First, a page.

November 1 marks one year since the release of my cookbook, Cook ICT.
A little over a year ago, I was placing an order for 500 cookbooks, and shaking in my boots wondering if I would be able to sell that many. I feared being embarrassed by the possibility of a failed project, invested time and money lost, and the risk of family, friends, and peers losing trust in me and my abilities.
My judgments of ordering just 500 books was quite wrong, as in the past year, I was able to sell over 4 times that many cookbooks. I’ve been blown away.
This project taught me a lot of lessons and the last year has brought opportunities that I’ve been so grateful for. First, I learned a lot about myself. I learned that I’m not good at sitting still. I get these crazy ideas (for real…just ask Matt) and then I drive myself crazy with the desire to execute these ideas. I’m not sure if that’s a good or bad quality to have, but the lesson I learned was to intentionally be still at times. Even today, as I type this, I’m in a state of letting my mind rest. My brain has been going in every direction regarding wanting answers and a vision to questions that I have. So, I’m quitting thinking (until maybe like Wednesday or Thursday ;)). Am I succeeding? Nope. But I’m trying. I’ve learned this last year that it is so important to let things “simmer.” Everything doesn’t have to be executed immediately in a short amount of time.
I also learned that trying with the risk of failing is better than not trying at all. When I started this project in 2015, I worried so much about failing. But I also knew that I wouldn’t be able to stand it if I didn’t try at all- the thought of it would haunt me for a long while. Learning to swallow my pride, not worry about what naysayers “might” say, and press on. And for the record, I’d say I fail at many of my “projects.” My chocolate chip cookie recipes yield flat, ugly cookies. I have unfinished quilts in my basement. I paint on canvas and the paintings absolutely suck. But heck, the cookie batter got mixed; the quilts have a start; and the canvases don’t stay white. Try. Try. Try. Try, and try some more.
Success is relative. I think so many times we get caught in the trap of comparing ourselves to others. I’m (still) learning to put on blinders and quit looking at other people’s work, comparing my work to theirs. There’s a verse in Galatians that says, “Pay careful attention to your own work, for then you will get the satisfaction of a job well done, and you won’t need to compare yourself to anyone else.” This is SUCH a good reminder! Each of us is gifted in some way. Use your gift to the best of your ability and use it to bless other people. Run your own race as your success is relative to your own race. No one else on this planet will be better suited for the job that is yours. I’ll say it again. RUN YOUR OWN RACE.
My husband is a freaking trooper. I already knew he was before I started this project. But I am reminded over and over again about it. I whined and cried when things got hard. He listened and encouraged me to not quit. He’s run errands for me and delivered books for me. He’s carried 40 pound boxes of cookbooks up and down the stairs overANDoverANDover again when they arrive from UPS and go down to the basement for storage, until they go back up the stairs again to be delivered to a store. He has kept records of all of my book sales despite me not giving him the proper numbers. He does my taxes and bookwork. He does everything that is necessary on the back end of things- I’m so thankful for him.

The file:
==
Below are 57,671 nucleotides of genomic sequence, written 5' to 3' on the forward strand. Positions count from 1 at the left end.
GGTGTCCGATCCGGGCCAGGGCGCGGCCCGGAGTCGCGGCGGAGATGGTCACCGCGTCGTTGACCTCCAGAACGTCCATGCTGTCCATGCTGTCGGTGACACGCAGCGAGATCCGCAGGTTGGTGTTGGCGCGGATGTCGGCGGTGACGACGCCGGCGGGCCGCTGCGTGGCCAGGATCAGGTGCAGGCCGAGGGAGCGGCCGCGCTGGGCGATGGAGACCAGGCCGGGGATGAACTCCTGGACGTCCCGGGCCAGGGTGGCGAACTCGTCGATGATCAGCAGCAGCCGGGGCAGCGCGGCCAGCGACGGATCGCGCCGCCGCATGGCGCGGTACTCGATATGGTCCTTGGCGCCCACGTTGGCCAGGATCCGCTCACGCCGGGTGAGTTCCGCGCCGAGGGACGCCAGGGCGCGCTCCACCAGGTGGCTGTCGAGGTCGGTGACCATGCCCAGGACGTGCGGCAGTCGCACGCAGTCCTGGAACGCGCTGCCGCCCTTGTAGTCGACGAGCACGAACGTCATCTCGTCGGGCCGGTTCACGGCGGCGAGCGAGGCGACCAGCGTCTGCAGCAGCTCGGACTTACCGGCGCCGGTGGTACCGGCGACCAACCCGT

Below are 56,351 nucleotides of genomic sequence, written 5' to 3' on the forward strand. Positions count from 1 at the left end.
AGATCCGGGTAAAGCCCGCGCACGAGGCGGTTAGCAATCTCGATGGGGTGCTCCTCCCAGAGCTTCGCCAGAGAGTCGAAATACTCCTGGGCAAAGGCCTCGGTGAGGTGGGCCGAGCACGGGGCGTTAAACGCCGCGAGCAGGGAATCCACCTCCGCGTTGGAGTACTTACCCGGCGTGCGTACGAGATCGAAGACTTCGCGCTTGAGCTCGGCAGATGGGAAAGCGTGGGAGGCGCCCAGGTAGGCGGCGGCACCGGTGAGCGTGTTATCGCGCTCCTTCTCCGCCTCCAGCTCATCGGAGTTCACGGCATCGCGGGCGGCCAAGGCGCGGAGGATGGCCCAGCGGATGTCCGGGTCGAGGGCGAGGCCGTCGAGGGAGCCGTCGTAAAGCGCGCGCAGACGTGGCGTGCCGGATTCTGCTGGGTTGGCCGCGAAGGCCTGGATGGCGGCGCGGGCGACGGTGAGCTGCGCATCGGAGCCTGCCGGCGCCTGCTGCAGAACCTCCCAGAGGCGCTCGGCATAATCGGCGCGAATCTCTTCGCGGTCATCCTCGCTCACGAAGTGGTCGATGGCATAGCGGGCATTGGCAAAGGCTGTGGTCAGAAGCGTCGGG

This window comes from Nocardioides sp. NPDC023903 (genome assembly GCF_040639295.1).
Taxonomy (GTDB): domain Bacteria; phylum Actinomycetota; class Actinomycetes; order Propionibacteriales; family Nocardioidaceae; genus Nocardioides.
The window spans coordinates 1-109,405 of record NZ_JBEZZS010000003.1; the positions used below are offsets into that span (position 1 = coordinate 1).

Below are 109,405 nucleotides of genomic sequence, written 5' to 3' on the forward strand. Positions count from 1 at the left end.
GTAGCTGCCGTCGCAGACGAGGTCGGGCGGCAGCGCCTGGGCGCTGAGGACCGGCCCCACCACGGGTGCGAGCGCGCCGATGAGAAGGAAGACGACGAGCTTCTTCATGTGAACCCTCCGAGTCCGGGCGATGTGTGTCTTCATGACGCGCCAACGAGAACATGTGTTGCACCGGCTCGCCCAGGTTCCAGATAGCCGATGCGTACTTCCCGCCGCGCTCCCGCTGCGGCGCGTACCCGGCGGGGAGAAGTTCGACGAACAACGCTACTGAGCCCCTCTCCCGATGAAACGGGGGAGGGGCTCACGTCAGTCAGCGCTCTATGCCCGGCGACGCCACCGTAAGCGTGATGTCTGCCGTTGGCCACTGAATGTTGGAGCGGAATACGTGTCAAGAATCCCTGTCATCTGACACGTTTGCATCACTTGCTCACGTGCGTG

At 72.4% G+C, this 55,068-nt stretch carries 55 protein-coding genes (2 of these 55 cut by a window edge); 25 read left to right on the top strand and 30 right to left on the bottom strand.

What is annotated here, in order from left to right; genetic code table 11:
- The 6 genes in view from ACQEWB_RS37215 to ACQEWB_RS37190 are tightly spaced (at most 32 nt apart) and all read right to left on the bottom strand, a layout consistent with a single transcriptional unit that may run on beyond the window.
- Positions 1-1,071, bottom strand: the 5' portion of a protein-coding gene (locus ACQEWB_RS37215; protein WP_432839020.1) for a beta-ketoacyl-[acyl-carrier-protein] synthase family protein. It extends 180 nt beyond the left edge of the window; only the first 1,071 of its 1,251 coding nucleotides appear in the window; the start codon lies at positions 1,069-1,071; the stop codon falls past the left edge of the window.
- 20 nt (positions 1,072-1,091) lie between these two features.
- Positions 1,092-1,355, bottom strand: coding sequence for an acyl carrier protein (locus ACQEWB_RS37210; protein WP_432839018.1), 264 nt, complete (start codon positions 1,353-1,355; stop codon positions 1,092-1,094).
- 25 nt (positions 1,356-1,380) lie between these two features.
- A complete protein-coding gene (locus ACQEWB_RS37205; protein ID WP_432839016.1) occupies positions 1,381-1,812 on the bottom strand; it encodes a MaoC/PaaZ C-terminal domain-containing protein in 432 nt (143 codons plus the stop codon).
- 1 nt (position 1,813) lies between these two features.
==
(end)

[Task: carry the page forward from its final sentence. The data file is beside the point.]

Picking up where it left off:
There’s something bigger than a personal project/cookbook. The cookbook was real hot last year at Christmastime. It was awesome! Sales have slowed down since then, and I do hope to see another tide come in of book sales at Christmas this year and beyond, but here’s my point: This cookbook and anything else I could ever physically produce doesn’t last. The more time that goes by, the more this project will become unimportant. When I’m gone off of this old earth, I don’t want my funeral eulogy to talk about this cookbook (In fact, I’d be embarrassed if that was what my eulogy was about!), or any other work I could produce. I want and hope that words about me will be about being a kind, caring and loving individual. Someone who made others feel loved and important, and that I had a heart that was genuine, real, and honest. Seeing those words I am reminded that I have such a long way to go in that regard! But in terms of what success is, I don’t consider this cookbook a success…cause it really doesn’t amount to a hill of beans in the long run. How we love and have loved is a better way and measure of success.
In addition to learning lots of lessons, I also gained fun opportunities. It was so neat to meet so many great people along the way- the chefs, store owners, artists in Wichita, foodies, and many more. Wichita has some really neat folks and I’m thankful to have met some.
A year later, I’m satisfied and thankful. The project has brought it’s share of stresses, but it’s been tons of fun. A great learning experience, and if I had the chance to do it all over again, I would! If you are new to these parts and don’t know what I’m talking about you can check out more info on the cookbook here.